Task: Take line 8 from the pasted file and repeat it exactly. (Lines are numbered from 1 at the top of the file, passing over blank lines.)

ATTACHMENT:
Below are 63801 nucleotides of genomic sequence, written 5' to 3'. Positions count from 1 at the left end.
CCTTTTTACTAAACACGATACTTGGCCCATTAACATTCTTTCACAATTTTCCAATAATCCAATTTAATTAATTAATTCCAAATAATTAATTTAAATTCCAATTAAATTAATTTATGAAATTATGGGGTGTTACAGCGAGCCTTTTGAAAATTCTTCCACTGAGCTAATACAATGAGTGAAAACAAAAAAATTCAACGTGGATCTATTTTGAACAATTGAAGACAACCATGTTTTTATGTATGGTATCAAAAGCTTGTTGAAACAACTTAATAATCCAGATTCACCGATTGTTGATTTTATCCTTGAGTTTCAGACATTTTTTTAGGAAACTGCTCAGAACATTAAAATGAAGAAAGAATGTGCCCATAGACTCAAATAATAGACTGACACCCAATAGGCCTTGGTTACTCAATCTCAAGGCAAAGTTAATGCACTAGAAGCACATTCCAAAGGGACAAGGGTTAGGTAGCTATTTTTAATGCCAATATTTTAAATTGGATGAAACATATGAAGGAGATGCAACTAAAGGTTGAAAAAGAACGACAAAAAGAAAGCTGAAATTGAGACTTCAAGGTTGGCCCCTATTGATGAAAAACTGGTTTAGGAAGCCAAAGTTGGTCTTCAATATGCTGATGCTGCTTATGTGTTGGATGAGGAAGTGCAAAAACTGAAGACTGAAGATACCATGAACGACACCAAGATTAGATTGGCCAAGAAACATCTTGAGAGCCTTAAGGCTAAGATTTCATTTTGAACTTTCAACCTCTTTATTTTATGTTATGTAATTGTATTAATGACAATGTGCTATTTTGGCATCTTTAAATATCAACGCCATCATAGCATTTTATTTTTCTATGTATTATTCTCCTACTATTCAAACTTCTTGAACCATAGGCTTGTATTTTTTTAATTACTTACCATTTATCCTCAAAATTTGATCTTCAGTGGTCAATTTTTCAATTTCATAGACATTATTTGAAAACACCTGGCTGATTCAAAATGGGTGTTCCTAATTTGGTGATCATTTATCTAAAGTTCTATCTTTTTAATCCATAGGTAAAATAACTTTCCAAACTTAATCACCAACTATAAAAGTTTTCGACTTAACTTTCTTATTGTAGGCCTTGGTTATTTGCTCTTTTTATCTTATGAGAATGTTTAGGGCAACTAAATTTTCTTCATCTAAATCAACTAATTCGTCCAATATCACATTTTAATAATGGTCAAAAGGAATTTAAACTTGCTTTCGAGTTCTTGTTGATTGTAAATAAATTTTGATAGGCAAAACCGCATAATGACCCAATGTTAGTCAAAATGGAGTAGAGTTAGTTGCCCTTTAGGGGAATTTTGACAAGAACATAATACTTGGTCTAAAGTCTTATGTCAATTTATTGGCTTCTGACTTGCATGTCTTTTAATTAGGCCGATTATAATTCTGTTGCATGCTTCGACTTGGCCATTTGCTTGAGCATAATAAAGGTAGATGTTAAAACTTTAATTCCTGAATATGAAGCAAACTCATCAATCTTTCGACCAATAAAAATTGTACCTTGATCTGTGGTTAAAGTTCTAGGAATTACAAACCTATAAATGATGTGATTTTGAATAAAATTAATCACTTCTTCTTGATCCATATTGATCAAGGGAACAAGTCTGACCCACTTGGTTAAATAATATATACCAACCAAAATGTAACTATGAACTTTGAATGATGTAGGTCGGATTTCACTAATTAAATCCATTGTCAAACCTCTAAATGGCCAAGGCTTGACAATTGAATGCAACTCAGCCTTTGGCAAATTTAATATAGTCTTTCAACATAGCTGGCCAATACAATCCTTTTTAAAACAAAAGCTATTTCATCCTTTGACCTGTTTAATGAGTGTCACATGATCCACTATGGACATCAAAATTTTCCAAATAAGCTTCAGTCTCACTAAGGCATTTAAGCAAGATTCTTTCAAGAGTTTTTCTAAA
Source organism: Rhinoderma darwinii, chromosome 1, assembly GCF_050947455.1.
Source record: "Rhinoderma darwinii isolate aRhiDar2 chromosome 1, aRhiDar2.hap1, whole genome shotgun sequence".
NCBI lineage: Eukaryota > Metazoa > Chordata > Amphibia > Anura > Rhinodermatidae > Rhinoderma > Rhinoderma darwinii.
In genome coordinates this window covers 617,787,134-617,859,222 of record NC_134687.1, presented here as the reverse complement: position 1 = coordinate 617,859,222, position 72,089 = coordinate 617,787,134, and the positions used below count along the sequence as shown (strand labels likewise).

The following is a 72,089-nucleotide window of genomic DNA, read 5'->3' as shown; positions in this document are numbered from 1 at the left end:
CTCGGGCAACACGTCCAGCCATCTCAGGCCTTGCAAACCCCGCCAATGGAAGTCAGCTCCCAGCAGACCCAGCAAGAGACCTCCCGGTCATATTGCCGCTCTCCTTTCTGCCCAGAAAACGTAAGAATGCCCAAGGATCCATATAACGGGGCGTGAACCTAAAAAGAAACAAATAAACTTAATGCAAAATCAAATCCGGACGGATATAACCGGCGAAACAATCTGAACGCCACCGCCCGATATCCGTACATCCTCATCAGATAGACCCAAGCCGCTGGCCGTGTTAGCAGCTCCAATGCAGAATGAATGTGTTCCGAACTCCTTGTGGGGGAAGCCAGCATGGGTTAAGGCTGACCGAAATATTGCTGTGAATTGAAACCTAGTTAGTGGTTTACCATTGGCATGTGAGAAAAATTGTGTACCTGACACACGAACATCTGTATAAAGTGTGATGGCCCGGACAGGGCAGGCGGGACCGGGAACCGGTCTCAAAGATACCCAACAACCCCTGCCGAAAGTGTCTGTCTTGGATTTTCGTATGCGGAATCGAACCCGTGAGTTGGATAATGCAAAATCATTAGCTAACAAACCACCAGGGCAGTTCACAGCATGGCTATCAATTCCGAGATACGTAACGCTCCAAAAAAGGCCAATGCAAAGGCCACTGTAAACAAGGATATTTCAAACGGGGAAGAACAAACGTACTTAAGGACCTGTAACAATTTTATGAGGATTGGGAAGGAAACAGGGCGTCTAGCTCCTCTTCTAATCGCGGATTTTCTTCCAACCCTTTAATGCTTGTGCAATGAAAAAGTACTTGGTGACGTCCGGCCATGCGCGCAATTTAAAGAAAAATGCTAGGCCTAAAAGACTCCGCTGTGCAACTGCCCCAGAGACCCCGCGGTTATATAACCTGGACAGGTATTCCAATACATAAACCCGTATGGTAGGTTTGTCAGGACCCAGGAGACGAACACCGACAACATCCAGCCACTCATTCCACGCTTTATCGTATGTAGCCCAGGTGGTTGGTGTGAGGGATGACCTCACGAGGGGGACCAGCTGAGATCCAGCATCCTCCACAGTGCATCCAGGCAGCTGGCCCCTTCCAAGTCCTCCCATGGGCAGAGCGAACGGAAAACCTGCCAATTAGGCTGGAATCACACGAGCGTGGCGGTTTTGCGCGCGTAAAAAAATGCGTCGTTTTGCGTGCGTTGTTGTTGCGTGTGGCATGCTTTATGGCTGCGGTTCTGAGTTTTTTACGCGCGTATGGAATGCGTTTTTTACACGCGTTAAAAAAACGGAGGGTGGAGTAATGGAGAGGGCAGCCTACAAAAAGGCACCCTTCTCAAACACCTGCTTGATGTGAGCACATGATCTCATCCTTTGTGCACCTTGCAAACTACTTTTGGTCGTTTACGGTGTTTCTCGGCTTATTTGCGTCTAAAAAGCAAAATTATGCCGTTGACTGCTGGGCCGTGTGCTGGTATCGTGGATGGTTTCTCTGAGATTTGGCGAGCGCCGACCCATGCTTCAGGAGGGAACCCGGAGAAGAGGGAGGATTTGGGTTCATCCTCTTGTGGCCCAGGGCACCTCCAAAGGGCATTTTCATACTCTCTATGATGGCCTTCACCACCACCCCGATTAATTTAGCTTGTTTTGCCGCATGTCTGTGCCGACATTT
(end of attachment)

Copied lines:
CTCGGGCAACACGTCCAGCCATCTCAGGCCTTGCAAACCCCGCCAATGGAAGTCAGCTCCCAGCAGACCCAGCAAGAGACCTCCCGGTCATATTGCCGCTCTCCTTTCTGCCCAGAAAACGTAAGAATGCCCAAGGATCCATATAACGGGGCGTGAACCTAAAAAGAAACAAATAAACTTAATGCAAAATCAAATCCGGACGGATATAACCGGCGAAACAATCTGAACGCCACCGCCCGATATCCGTACATCCTCATCAGATAGACCCAAGCCGCTGGCCGTGTTAGCAGCTCCAATGCAGAATGAATGTGTTCCGAACTCCTTGTGGGGGAAGCCAGCATGGGTTAAGGCTGACCGAAATATTGCTGTGAATTGAAACCTAGTTAGTGGTTTACCATTGGCATGTGAGAAAAATTGTGTACCTGACACACGAACATCTGTATAAAGTGTGATGGCCCGGACAGGGCAGGCGGGACCGGGAACCGGTCTCAAAGATACCCAACAACCCCTGCCGAAAGTGTCTGTCTTGGATTTTCGTATGCGGAATCGAACCCGTGAGTTGGATAATGCAAAATCATTAGCTAACAAACCACCAGGGCAGTTCACAGCATGGCTATCAATTCCGAGATACGTAACGCTCCAAAAAAGGCCAATGCAAAGGCCACTGTAAACAAGGATATTTCAAACGGGGAAGAACAAACGTACTTAAGGACCTGTAACAATTTTATGAGGATTGGGAAGGAAACAGGGCGTCTAGCTCCTCTTCTAATCGCGGATTTTCTTCCAACCCTTTAATGCTTGTGCAATGAAAAAGTACTTGGTGACGTCCGGCCATGCGCGCAATTTAAAGAAAAATGCTAGGCCTAAAAGACTCCGCTGTGCAACTGCCCCAGAGACCCCGCGGTTATATAACCTGGACAGGTATTCCAATACATAAACCCGTATGGTAGGTTTGTCAGGACCCAGGAGACGAACACCGACAACATCCAGCCACTCATTCCACGCTTTATCGTATGTAGCCCAGGTGGTTGGTGTGAGGGATGACCTCACGAGGGGGACCAGCTGAGATCCAGCATCCTCCACAGTGCATCCAGGCAGCTGGCCCCTTCCAAGTCCTCCCATGGGCAGAGCGAACGGAAAACCTGCCAATTAGGCTGGAATCACACGAGCGTGGCGGTTTTGCGCGCGTAAAAAAATGCGTCGTTTTGCGTGCGTTGTTGTTGCGTGTGGCATGCTTTATGGCTGCGGTTCTGAGTTTTTTACGCGCGTATGGAATGCGTTTTTTACACGCGTTAAAAAAACGGAGGGTGGAGTAATGGAGAGGGCAGCCTACAAAAAGGCACCCTTCTCAAACACCTGCTTGATGTGAGCACATGATCTCATCCTTTGTGCACCTTGCAAACTACTTTTGGTCGTTTACGGTGTTTCTCGGCTTATTTGCGTCTAAAAAGCAAAATTATGCCGTTGACTGCTGGGCCGTGTGCTGGTATCGTGGATGGTTTCTCTGAGATTTGGCGAGCGCCGACCCATGCTTCAGGAGGGAACCCGGAGAAGAGGGAGGATTTGGGTTCATCCTCTTGTGGCCCAGGGCACCTCCAAAGGGCATTTTCATACTCTCTATGATGGCCTTCACCACCACCCCGATTAATTTAGCTTGTTTTGCCGCATGTCTGTGCCGACATTT